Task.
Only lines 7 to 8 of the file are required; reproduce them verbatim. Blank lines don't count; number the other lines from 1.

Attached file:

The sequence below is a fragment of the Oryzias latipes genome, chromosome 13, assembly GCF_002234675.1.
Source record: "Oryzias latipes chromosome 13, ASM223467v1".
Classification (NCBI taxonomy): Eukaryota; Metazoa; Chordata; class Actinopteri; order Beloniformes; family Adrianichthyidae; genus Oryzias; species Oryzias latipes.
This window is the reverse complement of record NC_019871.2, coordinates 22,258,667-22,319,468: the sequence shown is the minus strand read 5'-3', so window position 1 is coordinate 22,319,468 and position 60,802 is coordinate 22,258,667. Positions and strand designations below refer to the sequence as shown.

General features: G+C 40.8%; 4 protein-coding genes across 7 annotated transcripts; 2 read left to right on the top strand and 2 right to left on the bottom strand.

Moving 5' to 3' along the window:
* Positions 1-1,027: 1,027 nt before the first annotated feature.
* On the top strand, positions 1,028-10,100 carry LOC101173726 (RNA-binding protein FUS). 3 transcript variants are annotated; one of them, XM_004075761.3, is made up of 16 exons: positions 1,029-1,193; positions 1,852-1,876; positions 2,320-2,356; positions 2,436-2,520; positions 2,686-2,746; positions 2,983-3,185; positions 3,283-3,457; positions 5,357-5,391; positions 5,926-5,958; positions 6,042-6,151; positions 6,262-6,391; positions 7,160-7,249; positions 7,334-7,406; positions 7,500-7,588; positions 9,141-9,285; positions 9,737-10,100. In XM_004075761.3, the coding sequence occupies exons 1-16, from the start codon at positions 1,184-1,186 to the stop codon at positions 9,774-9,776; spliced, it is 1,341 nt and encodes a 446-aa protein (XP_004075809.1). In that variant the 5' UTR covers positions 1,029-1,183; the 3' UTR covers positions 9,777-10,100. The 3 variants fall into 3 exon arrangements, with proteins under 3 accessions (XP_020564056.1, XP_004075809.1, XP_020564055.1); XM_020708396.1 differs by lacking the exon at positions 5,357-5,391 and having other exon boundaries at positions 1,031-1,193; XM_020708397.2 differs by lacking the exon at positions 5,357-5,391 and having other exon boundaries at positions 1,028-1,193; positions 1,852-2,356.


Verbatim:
* Positions 1-1,027: 1,027 nt before the first annotated feature.
* On the top strand, positions 1,028-10,100 carry LOC101173726 (RNA-binding protein FUS). 3 transcript variants are annotated; one of them, XM_004075761.3, is made up of 16 exons: positions 1,029-1,193; positions 1,852-1,876; positions 2,320-2,356; positions 2,436-2,520; positions 2,686-2,746; positions 2,983-3,185; positions 3,283-3,457; positions 5,357-5,391; positions 5,926-5,958; positions 6,042-6,151; positions 6,262-6,391; positions 7,160-7,249; positions 7,334-7,406; positions 7,500-7,588; positions 9,141-9,285; positions 9,737-10,100. In XM_004075761.3, the coding sequence occupies exons 1-16, from the start codon at positions 1,184-1,186 to the stop codon at positions 9,774-9,776; spliced, it is 1,341 nt and encodes a 446-aa protein (XP_004075809.1). In that variant the 5' UTR covers positions 1,029-1,183; the 3' UTR covers positions 9,777-10,100. The 3 variants fall into 3 exon arrangements, with proteins under 3 accessions (XP_020564056.1, XP_004075809.1, XP_020564055.1); XM_020708396.1 differs by lacking the exon at positions 5,357-5,391 and having other exon boundaries at positions 1,031-1,193; XM_020708397.2 differs by lacking the exon at positions 5,357-5,391 and having other exon boundaries at positions 1,028-1,193; positions 1,852-2,356.